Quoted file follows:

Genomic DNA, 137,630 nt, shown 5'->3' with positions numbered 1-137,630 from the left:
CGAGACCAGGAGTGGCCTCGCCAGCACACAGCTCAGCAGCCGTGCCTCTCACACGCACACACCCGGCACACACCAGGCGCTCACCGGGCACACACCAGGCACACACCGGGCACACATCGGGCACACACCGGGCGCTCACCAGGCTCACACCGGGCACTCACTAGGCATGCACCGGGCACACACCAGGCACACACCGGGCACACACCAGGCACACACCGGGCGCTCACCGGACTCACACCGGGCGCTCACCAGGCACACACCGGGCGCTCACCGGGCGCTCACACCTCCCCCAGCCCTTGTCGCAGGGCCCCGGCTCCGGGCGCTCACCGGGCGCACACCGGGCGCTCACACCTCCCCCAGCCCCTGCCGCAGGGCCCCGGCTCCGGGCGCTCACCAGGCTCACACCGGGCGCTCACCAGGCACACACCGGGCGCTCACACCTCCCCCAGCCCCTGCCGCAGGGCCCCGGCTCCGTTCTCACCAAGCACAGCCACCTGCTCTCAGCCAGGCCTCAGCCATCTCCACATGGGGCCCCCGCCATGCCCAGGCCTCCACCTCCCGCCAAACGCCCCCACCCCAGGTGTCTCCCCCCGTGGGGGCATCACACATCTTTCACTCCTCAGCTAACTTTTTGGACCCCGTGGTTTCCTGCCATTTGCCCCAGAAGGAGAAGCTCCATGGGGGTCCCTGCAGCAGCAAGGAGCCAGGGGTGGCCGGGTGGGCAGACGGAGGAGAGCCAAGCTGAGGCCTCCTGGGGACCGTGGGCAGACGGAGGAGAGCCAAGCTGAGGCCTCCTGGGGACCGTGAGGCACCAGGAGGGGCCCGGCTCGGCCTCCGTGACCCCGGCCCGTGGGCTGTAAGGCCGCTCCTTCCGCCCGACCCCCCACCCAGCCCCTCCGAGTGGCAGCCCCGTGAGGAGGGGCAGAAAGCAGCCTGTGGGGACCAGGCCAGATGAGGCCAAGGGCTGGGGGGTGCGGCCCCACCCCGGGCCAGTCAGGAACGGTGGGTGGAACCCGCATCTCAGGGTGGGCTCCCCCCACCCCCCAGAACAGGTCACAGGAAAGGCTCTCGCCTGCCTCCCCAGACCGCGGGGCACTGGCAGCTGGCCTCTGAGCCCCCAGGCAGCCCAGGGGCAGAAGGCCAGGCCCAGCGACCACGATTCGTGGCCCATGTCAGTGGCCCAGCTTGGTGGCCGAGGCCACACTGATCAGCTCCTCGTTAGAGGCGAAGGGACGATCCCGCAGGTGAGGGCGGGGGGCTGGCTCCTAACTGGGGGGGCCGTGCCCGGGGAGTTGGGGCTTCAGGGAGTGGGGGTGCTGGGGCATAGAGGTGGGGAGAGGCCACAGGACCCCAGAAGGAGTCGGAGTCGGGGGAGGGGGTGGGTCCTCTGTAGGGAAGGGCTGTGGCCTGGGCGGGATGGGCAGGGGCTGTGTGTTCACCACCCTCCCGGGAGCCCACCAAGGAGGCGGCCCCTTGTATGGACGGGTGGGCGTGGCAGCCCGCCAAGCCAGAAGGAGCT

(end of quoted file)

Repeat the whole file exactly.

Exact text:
Genomic DNA, 137,630 nt, shown 5'->3' with positions numbered 1-137,630 from the left:
CGAGACCAGGAGTGGCCTCGCCAGCACACAGCTCAGCAGCCGTGCCTCTCACACGCACACACCCGGCACACACCAGGCGCTCACCGGGCACACACCAGGCACACACCGGGCACACATCGGGCACACACCGGGCGCTCACCAGGCTCACACCGGGCACTCACTAGGCATGCACCGGGCACACACCAGGCACACACCGGGCACACACCAGGCACACACCGGGCGCTCACCGGACTCACACCGGGCGCTCACCAGGCACACACCGGGCGCTCACCGGGCGCTCACACCTCCCCCAGCCCTTGTCGCAGGGCCCCGGCTCCGGGCGCTCACCGGGCGCACACCGGGCGCTCACACCTCCCCCAGCCCCTGCCGCAGGGCCCCGGCTCCGGGCGCTCACCAGGCTCACACCGGGCGCTCACCAGGCACACACCGGGCGCTCACACCTCCCCCAGCCCCTGCCGCAGGGCCCCGGCTCCGTTCTCACCAAGCACAGCCACCTGCTCTCAGCCAGGCCTCAGCCATCTCCACATGGGGCCCCCGCCATGCCCAGGCCTCCACCTCCCGCCAAACGCCCCCACCCCAGGTGTCTCCCCCCGTGGGGGCATCACACATCTTTCACTCCTCAGCTAACTTTTTGGACCCCGTGGTTTCCTGCCATTTGCCCCAGAAGGAGAAGCTCCATGGGGGTCCCTGCAGCAGCAAGGAGCCAGGGGTGGCCGGGTGGGCAGACGGAGGAGAGCCAAGCTGAGGCCTCCTGGGGACCGTGGGCAGACGGAGGAGAGCCAAGCTGAGGCCTCCTGGGGACCGTGAGGCACCAGGAGGGGCCCGGCTCGGCCTCCGTGACCCCGGCCCGTGGGCTGTAAGGCCGCTCCTTCCGCCCGACCCCCCACCCAGCCCCTCCGAGTGGCAGCCCCGTGAGGAGGGGCAGAAAGCAGCCTGTGGGGACCAGGCCAGATGAGGCCAAGGGCTGGGGGGTGCGGCCCCACCCCGGGCCAGTCAGGAACGGTGGGTGGAACCCGCATCTCAGGGTGGGCTCCCCCCACCCCCCAGAACAGGTCACAGGAAAGGCTCTCGCCTGCCTCCCCAGACCGCGGGGCACTGGCAGCTGGCCTCTGAGCCCCCAGGCAGCCCAGGGGCAGAAGGCCAGGCCCAGCGACCACGATTCGTGGCCCATGTCAGTGGCCCAGCTTGGTGGCCGAGGCCACACTGATCAGCTCCTCGTTAGAGGCGAAGGGACGATCCCGCAGGTGAGGGCGGGGGGCTGGCTCCTAACTGGGGGGGCCGTGCCCGGGGAGTTGGGGCTTCAGGGAGTGGGGGTGCTGGGGCATAGAGGTGGGGAGAGGCCACAGGACCCCAGAAGGAGTCGGAGTCGGGGGAGGGGGTGGGTCCTCTGTAGGGAAGGGCTGTGGCCTGGGCGGGATGGGCAGGGGCTGTGTGTTCACCACCCTCCCGGGAGCCCACCAAGGAGGCGGCCCCTTGTATGGACGGGTGGGCGTGGCAGCCCGCCAAGCCAGAAGGAGCT